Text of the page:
The Yamas: A deeper look at aparigraha

The Yamas: A deeper look at aparigraha

Aparigraha (ah-pah-ree-grah-hah) translates to non-possessiveness or non-attachment. This important yama teaches us to take only what we need, keep only what serves us in the moment and to let go when the time is right. It builds upon the previous yamas and asks us to look at where we are clinging onto things that we no longer need.

The Physical: Possessions

Let's start with physical possessions: look in your wardrobe, cupboards and drawers. Do you need everything you have? Do you use everything that you have? We live in a culture that values material possessions. We have an infinite amount of choices when we go shopping - in fact we are paralysed by choice. Buying one thing can take hours! Marketing has become a science with companies able to target us based on our digital footprint, making us believe we need that thing, when most of the time we don’t. We tell ourselves that said thing will be the answer to all of our problems. That once we buy the thing we will (finally) be happy. But this simply isn’t true. I’m sure you’ve realised by now, physical possessions do not bring the long term happiness you are looking for. Sure, you’ll feel happy for a few minutes, hours or even days but soon you’ll be left wanting more. The gap or hole will still be there. The plaster you used to try and hide it will peel away and you’ll be searching for an even bigger, better and fancier plaster to cover it only to realise it peels away too.

Take this as an invitation to have a clean and declutter. Many of us feel better after we have sorted our external environment and things. We feel lighter. We realise that our possessions have the capacity to weigh us down since we become attached to them. This attachment can lead to fear. And operating from a place of fear weighs us down further, continuing the cycle. Can you practice aparigraha and keep only what you need? I recommend using the Marie Kondo method; a great way to learn what actually brings you joy and what you can remove. By holding each item and asking yourself does this bring me joy?” you will learn the visceral signs in your body that show when you feel joy, a deep inner joy. You will learn the kinds of things you value and the things you don’t. And you’ll know exactly what you have and what you genuinely need so the next time you’re shopping or targetted with an ad, you will be able to distinguish whether you need the thing or not. Perhaps asking yourself - do I really need this? Will it bring me long-lasting joy? Will it add value to my life?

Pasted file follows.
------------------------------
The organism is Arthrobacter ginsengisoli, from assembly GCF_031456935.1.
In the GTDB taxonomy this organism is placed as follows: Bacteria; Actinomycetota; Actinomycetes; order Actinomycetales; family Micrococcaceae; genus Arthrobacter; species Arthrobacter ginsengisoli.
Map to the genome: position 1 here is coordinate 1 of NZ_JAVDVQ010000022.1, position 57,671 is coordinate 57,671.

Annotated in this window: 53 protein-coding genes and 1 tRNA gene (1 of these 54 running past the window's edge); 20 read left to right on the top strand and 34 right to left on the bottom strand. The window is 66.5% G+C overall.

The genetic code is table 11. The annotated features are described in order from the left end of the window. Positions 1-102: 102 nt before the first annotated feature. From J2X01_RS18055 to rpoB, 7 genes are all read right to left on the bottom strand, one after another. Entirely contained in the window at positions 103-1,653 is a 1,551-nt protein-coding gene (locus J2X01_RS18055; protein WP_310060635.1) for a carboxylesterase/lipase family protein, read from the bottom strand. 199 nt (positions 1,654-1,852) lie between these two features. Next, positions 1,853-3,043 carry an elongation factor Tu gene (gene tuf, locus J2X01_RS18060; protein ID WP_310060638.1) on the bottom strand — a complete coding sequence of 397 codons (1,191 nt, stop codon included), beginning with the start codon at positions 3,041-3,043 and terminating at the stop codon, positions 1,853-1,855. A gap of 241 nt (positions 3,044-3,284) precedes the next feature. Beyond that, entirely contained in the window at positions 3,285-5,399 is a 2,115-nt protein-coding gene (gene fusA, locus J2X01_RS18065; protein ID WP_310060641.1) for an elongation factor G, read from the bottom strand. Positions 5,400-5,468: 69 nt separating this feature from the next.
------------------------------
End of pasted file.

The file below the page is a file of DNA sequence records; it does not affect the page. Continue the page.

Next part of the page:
As you remove what you don’t need you’ll start to feel physically lighter. You’ll start to appreciate the little things. The things that aren’t physical at all.

The Emotional: Feelings

Emotionally, humans have a tendency to cling on to the 'positive' feelings and run away from the 'negative' feelings. Yet what do positive and negative even mean? All emotions serve a purpose. They are there to inform us, teach us, protect us and guide us. They are two sides of the same coin; there is no joy without sadness, no pleasure without pain. Yogic philosophy teaches us to accept emotions without making them wrong. To treat each emotion equally. To allow each emotion to be in motion and flow through us without judgement, story telling or attachment. If there is sadness let there be sadness. If there is anger let there be anger. If there is joy let there be joy. We allow each emotion to be experienced without clinging on to it or without trying to block or numb it. By allowing the emotions to ebb and flow, to come and go, we truly live in the present moment. We know this too shall pass and so we let it be and let it go.

The Mental: Thoughts

The human mind dislikes change. Even when the current situation is destructive, is harming us in some way, is causing us pain, is holding us back, we are still afraid of taking that first step to change - better the devil you know, right? This is why we stay in jobs, relationships, friendships and situations too long and some of us never leave. And even for those of us who manage to make the change, some of us are still clinging onto the past - a past that did not and does not serve us. We relive the situation over and over, perhaps changing the outcome in our minds, perhaps berating ourselves, perhaps both. We mentally punish ourselves. The past has already happened. We cannot change it. Instead, we need to terms with it, accept it, learn from it and move on. And we must find our unique way of doing this, be it therapy, coaching, journaling, movement, singing, none of the above, some of the above or all of the above. We do not allow the situation to keep us small, to hold us back, to dim our light. With our yoga practice we learn to stay in the present moment. We free ourselves from the mental chatter learning that our thoughts are not facts, we are not our thoughts. We learn that we are stronger than our thoughts. We learn to make friends with our mind and ourselves since it’s the longest relationship we will have. 

We have unpacked a lot here. Aparigraha is a vast topic that can be applied to most situations in our lives. Here are some journaling prompts to guide you to dig deeper:

How can you bring aparigraha into your life?

How can you experience the freedom aparigraha has to offer?

How can you stop clinging on to material possessions?

How can you stop clinging on to 'positive' emotions?

How can you stop running from 'negative' emotions?

How can you let go of the past?

How can you bring more presence into your day?

If you need any guidance or have any thoughts or questions please do DM or email me. 

With love and gratitude,

Jyoti x 

(pronounced Jyo-thee)

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